4 out of 5 stars
I received an ARC from the publisher via Blogging for Books.
Based on this novels blurb I was expecting some kind of conspiracy thriller and even while reading I kept expecting some kind of revelation of a big secret. Maybe a plot twist towards the supernatural or something. But this is not what this novel is about.
It is about a fifteen year old girl struggling with life. Anais Hendricks has spent the majority of her life in state care and has been arrested again and again. She has never met her mother or any other relative. She has been moved from one foster home to the next and has now made it to the Panopticon – her last chance to redeem herself before being put away for good. She also makes a fabulous unreliable narrator.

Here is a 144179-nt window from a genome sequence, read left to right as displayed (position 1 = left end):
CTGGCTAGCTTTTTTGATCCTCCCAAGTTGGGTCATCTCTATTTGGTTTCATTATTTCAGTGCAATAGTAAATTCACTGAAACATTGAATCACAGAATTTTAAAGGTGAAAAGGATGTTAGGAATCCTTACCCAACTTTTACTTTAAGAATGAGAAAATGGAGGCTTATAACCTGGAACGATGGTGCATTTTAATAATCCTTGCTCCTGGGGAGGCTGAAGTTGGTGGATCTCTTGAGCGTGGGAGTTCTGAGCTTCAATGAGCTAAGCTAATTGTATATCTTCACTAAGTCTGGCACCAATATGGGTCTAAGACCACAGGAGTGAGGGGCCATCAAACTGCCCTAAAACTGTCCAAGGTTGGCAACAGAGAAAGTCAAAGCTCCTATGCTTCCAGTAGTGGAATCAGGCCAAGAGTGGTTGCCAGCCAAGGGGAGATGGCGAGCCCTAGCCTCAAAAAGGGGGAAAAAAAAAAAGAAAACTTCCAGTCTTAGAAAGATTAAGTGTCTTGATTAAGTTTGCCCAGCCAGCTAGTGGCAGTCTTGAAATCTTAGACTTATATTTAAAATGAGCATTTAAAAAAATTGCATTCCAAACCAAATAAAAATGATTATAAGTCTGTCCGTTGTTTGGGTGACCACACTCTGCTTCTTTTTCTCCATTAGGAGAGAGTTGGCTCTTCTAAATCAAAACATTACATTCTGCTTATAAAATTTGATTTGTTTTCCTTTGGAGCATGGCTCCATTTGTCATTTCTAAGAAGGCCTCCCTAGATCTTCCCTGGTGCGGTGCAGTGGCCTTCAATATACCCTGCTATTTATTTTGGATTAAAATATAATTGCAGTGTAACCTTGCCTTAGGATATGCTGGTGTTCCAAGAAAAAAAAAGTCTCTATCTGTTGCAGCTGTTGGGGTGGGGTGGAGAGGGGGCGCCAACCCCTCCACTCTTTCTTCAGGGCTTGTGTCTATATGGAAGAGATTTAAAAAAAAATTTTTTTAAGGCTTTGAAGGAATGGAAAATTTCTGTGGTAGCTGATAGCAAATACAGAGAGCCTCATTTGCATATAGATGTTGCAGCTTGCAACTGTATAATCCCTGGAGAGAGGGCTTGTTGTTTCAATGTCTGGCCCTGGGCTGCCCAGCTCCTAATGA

This novel reads like a mixture of Girl, Interrupted and Trainspotting. Anais is constantly high on some drug or other – which makes her perception of reality somewhat debatable, I guess. But she is intelligent and she cares about others which makes her so much more than just a drug addicted criminal. So, what we get is a story of friendship and of a girl trying to find out who she is. It’s a novel about identity as well as a criticism of Britain’s state care system. Because it is told through Anais’ very special voice (swearing and Scottish slang included!) it is more than just a story about a girl in trouble. As a reader you get to connect to Anais and her inmates. The relationships between them and also between them and their caretakers are plausible and at times really touching.
Fagan has the ability to create characters with unique voices. Characters that are so flawed you wouldn’t want to meet them in real life. But at the same time their realness makes you see that there is more to them than their criminal records and that it’s only partly their fault that they’ve ended up the way they did.
Yes, this is a somewhat dark novel, but it’s so much more than that.